So, technically, any of those non-courtroom types are still
legally qualified to argue a case in front of a jury??
||Yep; in the U.S., at least, that's exactly right. But that's
also true for medicine and other professions as well.
There's no /legal/ reason why your family practitioner
couldn't perform brain surgery (except it would probably
violate the terms of his malpractice coverage).
||I'm well aware of that, but I can think of a gazillion reasons
why he _wouldn't_. I'm much better acquainted with the
medical professional field than I am with the world of law.
It's a family thing.
||I'm picturing a pool table where the balls have caricatures of lawyer's faces and vests, and you can smack them into each other.
||// I'm picturing a pool table //
||And I'm picturing a Playboy Mansion pool party, but everyone looks like Hugh
||The law and justice parted ways a very long time ago;
kudos for trying to fix that though.
||The difference between barristers and solicitors,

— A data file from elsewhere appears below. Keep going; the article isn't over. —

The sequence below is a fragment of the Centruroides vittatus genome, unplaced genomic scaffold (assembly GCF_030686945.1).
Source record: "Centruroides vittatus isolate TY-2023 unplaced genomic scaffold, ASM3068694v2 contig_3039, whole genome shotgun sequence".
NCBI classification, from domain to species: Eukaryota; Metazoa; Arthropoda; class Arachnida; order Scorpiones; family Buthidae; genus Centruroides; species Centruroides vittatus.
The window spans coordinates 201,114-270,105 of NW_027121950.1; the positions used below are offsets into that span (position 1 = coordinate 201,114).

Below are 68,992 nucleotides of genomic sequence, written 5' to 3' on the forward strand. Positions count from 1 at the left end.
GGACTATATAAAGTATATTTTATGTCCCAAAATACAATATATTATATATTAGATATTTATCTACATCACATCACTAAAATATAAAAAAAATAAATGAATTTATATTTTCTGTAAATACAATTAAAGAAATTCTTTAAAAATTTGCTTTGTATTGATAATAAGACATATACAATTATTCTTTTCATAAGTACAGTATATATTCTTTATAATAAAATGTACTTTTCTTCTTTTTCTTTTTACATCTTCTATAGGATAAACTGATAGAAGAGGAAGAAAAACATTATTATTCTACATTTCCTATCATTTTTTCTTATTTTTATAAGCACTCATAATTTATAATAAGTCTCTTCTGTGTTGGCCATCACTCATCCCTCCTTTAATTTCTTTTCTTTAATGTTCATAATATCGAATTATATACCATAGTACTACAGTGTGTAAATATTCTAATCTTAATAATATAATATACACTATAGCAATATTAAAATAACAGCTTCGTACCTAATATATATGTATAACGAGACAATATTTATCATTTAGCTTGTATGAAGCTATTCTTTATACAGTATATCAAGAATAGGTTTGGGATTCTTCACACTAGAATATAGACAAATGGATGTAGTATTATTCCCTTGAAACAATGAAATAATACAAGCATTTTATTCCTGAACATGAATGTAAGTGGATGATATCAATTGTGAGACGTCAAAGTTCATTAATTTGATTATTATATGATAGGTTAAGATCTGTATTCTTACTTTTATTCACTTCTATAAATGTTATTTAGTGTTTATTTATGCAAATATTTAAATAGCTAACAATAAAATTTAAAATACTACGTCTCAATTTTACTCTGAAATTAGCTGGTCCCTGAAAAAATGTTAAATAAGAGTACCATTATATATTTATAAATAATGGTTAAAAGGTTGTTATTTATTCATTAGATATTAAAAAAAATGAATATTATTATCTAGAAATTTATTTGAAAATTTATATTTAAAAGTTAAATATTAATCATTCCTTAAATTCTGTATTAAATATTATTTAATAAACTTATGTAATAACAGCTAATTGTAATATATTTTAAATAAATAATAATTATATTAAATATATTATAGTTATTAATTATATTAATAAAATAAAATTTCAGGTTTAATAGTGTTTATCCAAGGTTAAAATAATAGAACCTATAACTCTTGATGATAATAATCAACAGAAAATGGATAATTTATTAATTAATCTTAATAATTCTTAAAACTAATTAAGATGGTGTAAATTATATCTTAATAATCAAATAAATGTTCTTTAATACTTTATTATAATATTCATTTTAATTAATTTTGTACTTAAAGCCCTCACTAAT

in the Commonwealth system, is that a barrister is
a specialist courtroom lawyer.
||A solicitor "solicits" a barrister, on behalf of a
client (plaintiff or defendant) to represent them.
In general, the public may not directly approach a
barrister. In a couple of states there are
"amalgam" practitioners, who may appear in court
as a barrister and may also practise as a solicitor.
They tend to be engaged in commercial and
||A solicitor may practise in any field of law they
wish, though they usually specialise in just one or
two. The reason for that is simple. Federal
legislation in Australia runs to about 94,000 pages
at the moment. That's separate to the many
thousands of pages of state legislation developed
by the seven states and territories.
||There are also solicitors who specialise in
||Does state legislation differ as much in Australia as in the
US, and hold as much significance over federal legislation?
Here, federal law seems to mean almost nothing unless the
case falls directly under federal jurisdiction.
||I was going to say something about piranha, but I'm guessing they would be redundant in the pool..